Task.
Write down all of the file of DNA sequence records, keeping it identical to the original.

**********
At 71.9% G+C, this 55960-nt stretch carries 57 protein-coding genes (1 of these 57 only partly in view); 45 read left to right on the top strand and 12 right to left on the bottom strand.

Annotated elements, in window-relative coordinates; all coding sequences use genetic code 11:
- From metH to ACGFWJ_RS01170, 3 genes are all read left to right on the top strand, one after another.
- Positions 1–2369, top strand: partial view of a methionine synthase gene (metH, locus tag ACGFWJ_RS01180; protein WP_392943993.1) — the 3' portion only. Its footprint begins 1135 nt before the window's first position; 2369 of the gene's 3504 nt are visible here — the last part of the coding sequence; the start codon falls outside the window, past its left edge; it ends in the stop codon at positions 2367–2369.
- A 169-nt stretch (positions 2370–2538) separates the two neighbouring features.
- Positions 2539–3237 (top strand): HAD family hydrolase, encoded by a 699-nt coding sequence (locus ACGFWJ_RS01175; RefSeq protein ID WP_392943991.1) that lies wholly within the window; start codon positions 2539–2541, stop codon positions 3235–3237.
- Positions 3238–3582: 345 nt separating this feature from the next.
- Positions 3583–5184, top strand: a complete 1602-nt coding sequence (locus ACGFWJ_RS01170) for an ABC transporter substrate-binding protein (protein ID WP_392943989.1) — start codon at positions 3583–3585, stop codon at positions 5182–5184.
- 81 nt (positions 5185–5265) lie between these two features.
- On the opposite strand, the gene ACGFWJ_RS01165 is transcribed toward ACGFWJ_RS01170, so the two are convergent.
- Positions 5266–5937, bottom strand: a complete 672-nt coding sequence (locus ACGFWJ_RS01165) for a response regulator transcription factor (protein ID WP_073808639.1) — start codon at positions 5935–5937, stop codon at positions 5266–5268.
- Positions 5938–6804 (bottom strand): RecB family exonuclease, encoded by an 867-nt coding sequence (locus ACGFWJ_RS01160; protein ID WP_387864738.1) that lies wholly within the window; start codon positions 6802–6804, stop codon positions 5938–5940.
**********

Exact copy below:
At 71.9% G+C, this 55960-nt stretch carries 57 protein-coding genes (1 of these 57 only partly in view); 45 read left to right on the top strand and 12 right to left on the bottom strand.

Annotated elements, in window-relative coordinates; all coding sequences use genetic code 11:
- From metH to ACGFWJ_RS01170, 3 genes are all read left to right on the top strand, one after another.
- Positions 1–2369, top strand: partial view of a methionine synthase gene (metH, locus tag ACGFWJ_RS01180; protein WP_392943993.1) — the 3' portion only. Its footprint begins 1135 nt before the window's first position; 2369 of the gene's 3504 nt are visible here — the last part of the coding sequence; the start codon falls outside the window, past its left edge; it ends in the stop codon at positions 2367–2369.
- A 169-nt stretch (positions 2370–2538) separates the two neighbouring features.
- Positions 2539–3237 (top strand): HAD family hydrolase, encoded by a 699-nt coding sequence (locus ACGFWJ_RS01175; RefSeq protein ID WP_392943991.1) that lies wholly within the window; start codon positions 2539–2541, stop codon positions 3235–3237.
- Positions 3238–3582: 345 nt separating this feature from the next.
- Positions 3583–5184, top strand: a complete 1602-nt coding sequence (locus ACGFWJ_RS01170) for an ABC transporter substrate-binding protein (protein ID WP_392943989.1) — start codon at positions 3583–3585, stop codon at positions 5182–5184.
- 81 nt (positions 5185–5265) lie between these two features.
- On the opposite strand, the gene ACGFWJ_RS01165 is transcribed toward ACGFWJ_RS01170, so the two are convergent.
- Positions 5266–5937, bottom strand: a complete 672-nt coding sequence (locus ACGFWJ_RS01165) for a response regulator transcription factor (protein ID WP_073808639.1) — start codon at positions 5935–5937, stop codon at positions 5266–5268.
- Positions 5938–6804 (bottom strand): RecB family exonuclease, encoded by an 867-nt coding sequence (locus ACGFWJ_RS01160; protein ID WP_387864738.1) that lies wholly within the window; start codon positions 6802–6804, stop codon positions 5938–5940.